United States District Court, E.D. California
John Ortiz moves to vacate, set aside or correct his sentence
under 28 U.S.C. § 2255 based on ineffective assistance
of counsel. Mot., ECF No. 200. The government opposes the
motion and moves to dismiss, arguing Ortiz's waiver of
his right to collateral attack bars the motion. Mot. to
Dismiss (“MTD”), ECF No. 211. Ortiz has filed a
response, Resp., ECF No. 213.
reasons explained below, defendant's motion is DENIED and
the government's motion to dismiss is GRANTED.
January 11, 2017, Ortiz plead guilty to conspiracy to
distribute and possess with the intent to distribute 50 grams
of a mixture and substance containing a detectable amount of
methamphetamine, as charged in an information. Superseding
Info., ECF No. 92; Plea Agreement, ECF No. 93; Hr'g
Minutes, ECF No. 94. The court sentenced Ortiz to 120 months
imprisonment, followed by 36 months of supervised release,
and a special assessment of $100.00. Sentencing Minutes, ECF
court's sentence followed the binding plea agreement made
under Federal Rule of Criminal Procedure 11(c)(1)(C), in
which the parties agreed to a sentence between eight and
twelve years; the court sentenced in the middle of this
range. Plea Agreement at 2, 3. In estimating the applicable
sentencing guidelines, the government maintained Ortiz did
not qualify for the safety valve-a statutory mechanism
permitting relief from a mandatory minimum sentence when
certain criteria are satisfied-because “he was
knowingly not truthful in his answers to some material
questions put to him, ” though “[t]he defense
contest[ed] this position.” Id. at 8; see
also 18 U.S.C. § 3553(f)(1)-5; U.S.S.G. §
plea agreement specifically noted Ortiz had been
“charged separately by Indictment in No.
2:15-CR-124-GEB . . . with violations of 18 U.S.C. §
371, conspiracy to deal firearms without a license . . .; and
18 U.SC. § 922(a)(1)(A), dealing firearms without a
license . . . .” Plea Agreement at 2. Under the
agreement, the government would move to dismiss the
information in the instant case upon sentencing and would
also “move to dismiss the charges against  [Ortiz] in
that [other] case within 30 days of sentencing in this case,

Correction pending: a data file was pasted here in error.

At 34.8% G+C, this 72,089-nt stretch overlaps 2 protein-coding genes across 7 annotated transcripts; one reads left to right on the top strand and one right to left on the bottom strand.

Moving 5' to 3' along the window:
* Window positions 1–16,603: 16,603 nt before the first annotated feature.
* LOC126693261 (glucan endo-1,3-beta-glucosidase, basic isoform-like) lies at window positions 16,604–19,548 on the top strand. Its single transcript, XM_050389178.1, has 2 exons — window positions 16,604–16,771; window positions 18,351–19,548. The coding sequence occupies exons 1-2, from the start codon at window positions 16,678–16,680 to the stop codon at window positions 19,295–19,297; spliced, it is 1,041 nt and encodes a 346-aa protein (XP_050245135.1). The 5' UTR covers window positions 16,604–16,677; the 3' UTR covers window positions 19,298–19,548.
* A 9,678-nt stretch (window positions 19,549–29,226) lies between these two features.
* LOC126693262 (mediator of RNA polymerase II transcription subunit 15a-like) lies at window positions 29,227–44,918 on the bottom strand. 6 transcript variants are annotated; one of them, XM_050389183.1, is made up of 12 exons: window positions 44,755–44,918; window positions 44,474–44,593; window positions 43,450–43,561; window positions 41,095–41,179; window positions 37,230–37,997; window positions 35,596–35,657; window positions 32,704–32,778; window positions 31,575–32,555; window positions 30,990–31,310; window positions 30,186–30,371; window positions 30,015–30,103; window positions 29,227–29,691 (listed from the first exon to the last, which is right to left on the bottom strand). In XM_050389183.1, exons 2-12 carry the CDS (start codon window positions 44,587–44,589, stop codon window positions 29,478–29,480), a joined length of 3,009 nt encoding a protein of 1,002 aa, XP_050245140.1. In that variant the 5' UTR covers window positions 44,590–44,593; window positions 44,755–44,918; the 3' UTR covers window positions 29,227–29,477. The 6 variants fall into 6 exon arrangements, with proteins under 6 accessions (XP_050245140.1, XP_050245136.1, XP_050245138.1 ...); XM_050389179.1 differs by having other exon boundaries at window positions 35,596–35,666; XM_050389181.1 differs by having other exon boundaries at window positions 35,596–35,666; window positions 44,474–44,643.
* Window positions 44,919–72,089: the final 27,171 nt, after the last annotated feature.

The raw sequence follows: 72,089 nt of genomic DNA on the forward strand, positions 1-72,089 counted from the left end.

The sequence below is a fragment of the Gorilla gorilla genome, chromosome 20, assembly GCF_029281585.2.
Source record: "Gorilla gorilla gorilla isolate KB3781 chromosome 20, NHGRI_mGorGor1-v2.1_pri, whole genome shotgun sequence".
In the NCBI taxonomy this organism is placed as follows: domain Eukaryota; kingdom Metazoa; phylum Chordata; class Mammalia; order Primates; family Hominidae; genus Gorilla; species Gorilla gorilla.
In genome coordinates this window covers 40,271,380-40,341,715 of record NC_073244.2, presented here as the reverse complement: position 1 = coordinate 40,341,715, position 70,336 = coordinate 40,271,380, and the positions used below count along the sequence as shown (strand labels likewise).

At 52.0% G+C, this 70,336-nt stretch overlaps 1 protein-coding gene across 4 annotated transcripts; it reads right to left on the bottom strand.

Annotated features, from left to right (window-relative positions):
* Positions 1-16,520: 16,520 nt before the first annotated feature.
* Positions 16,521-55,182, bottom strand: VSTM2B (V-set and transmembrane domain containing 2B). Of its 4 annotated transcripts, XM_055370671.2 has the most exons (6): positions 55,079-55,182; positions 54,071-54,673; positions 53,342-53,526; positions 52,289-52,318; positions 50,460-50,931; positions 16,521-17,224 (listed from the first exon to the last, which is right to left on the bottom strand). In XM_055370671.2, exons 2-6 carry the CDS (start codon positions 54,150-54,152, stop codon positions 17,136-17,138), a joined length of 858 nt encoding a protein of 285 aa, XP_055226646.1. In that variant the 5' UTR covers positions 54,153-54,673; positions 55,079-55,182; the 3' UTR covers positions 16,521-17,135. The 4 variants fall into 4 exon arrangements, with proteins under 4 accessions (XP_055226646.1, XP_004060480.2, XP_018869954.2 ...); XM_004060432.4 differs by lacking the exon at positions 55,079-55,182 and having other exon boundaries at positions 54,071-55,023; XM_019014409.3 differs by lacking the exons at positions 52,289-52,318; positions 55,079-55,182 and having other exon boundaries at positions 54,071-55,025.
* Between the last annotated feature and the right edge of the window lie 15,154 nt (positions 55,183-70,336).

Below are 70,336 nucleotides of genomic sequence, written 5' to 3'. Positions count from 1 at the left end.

” though “the court [could] and should consider
the offense conduct of the defendant in that case in
sentencing in this case.” Id. at 2, 5.
plea agreement also outlined the government's
obligations, explaining that should Ortiz violate the
agreement, withdraw his guilty plea or violate his waiver of
the right to appeal, the government would be relieved of its
obligation not to reinstate dismissed charges against him.
Id. at 5.
accepting the plea deal, Ortiz contends he received
ineffective assistance of counsel because his attorney did
not “adequately explain the plea deal to [him]”
and he “was misled into signing a plea deal that was
not fair.” Mot. to Vacate, ECF No. 200 at
1.Specifically, defendant argues his attorney
did not “ma[k]e a good argument for a lesser sentence,
” failed to “give the judge . . . all of the
positive information about [him], ” did not show up for
[his] P.S.R. interview, ” “did not appear for
another court date regarding the dismissal of the second
case, ” and “did not argue for [a] 2 point
reduction for [the] safety valve which [he] did not get . . .
.” Id. at 1-2.
government argues plaintiff has not provided necessary facts
supporting his claim that his plea agreement was unfair or
that his attorney misled him about the nature of the
agreement. See Mot. to Dismiss at 3.
28 U.S.C. § 2255
federal prisoner collaterally attacking the validity of his
or her conviction or sentence must do so by way of a motion
to vacate, set aside, or correct the sentence under 28 U.S.C.
§ 2255, filed in the court that imposed sentence.
Tripati v. Henman, 843 F.2d 1160, 1162 (9th Cir.
1988). Under § 2255, a federal court may grant relief
“if the sentence was imposed in violation of the
Constitution or laws of the United States.” United
States v. Withers, 638 F.3d 1055, 1062 (9th Cir. 2011)
Ineffective Assistance of Counsel
for relief based on ineffective assistance of counsel is
comprised of two elements: (1) the defendant must show
counsel's performance was so seriously deficient that
counsel was not functioning as the “counsel”
guaranteed by the Sixth Amendment; and (2) the defendant must
show counsel's deficient ...